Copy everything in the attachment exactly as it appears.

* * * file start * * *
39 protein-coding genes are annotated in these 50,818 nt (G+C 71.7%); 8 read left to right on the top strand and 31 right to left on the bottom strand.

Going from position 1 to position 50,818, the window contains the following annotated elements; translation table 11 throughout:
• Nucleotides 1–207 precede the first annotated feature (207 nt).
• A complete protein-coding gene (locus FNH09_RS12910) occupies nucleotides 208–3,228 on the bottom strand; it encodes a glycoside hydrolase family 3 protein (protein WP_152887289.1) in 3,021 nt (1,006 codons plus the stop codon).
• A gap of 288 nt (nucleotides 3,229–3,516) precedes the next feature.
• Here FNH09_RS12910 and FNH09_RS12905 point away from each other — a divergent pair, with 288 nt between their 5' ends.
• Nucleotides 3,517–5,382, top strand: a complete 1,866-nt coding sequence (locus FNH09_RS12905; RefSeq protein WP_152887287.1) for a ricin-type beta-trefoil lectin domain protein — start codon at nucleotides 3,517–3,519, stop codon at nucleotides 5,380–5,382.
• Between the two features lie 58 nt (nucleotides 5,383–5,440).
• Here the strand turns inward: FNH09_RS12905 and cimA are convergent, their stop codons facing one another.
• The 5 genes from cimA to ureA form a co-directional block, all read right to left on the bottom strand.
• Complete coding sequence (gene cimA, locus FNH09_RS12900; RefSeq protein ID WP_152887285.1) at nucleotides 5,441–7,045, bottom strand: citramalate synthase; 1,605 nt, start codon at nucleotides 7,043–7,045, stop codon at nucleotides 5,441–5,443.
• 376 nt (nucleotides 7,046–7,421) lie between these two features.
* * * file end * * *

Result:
39 protein-coding genes are annotated in these 50,818 nt (G+C 71.7%); 8 read left to right on the top strand and 31 right to left on the bottom strand.

Going from position 1 to position 50,818, the window contains the following annotated elements; translation table 11 throughout:
• Nucleotides 1–207 precede the first annotated feature (207 nt).
• A complete protein-coding gene (locus FNH09_RS12910) occupies nucleotides 208–3,228 on the bottom strand; it encodes a glycoside hydrolase family 3 protein (protein WP_152887289.1) in 3,021 nt (1,006 codons plus the stop codon).
• A gap of 288 nt (nucleotides 3,229–3,516) precedes the next feature.
• Here FNH09_RS12910 and FNH09_RS12905 point away from each other — a divergent pair, with 288 nt between their 5' ends.
• Nucleotides 3,517–5,382, top strand: a complete 1,866-nt coding sequence (locus FNH09_RS12905; RefSeq protein WP_152887287.1) for a ricin-type beta-trefoil lectin domain protein — start codon at nucleotides 3,517–3,519, stop codon at nucleotides 5,380–5,382.
• Between the two features lie 58 nt (nucleotides 5,383–5,440).
• Here the strand turns inward: FNH09_RS12905 and cimA are convergent, their stop codons facing one another.
• The 5 genes from cimA to ureA form a co-directional block, all read right to left on the bottom strand.
• Complete coding sequence (gene cimA, locus FNH09_RS12900; RefSeq protein ID WP_152887285.1) at nucleotides 5,441–7,045, bottom strand: citramalate synthase; 1,605 nt, start codon at nucleotides 7,043–7,045, stop codon at nucleotides 5,441–5,443.
• 376 nt (nucleotides 7,046–7,421) lie between these two features.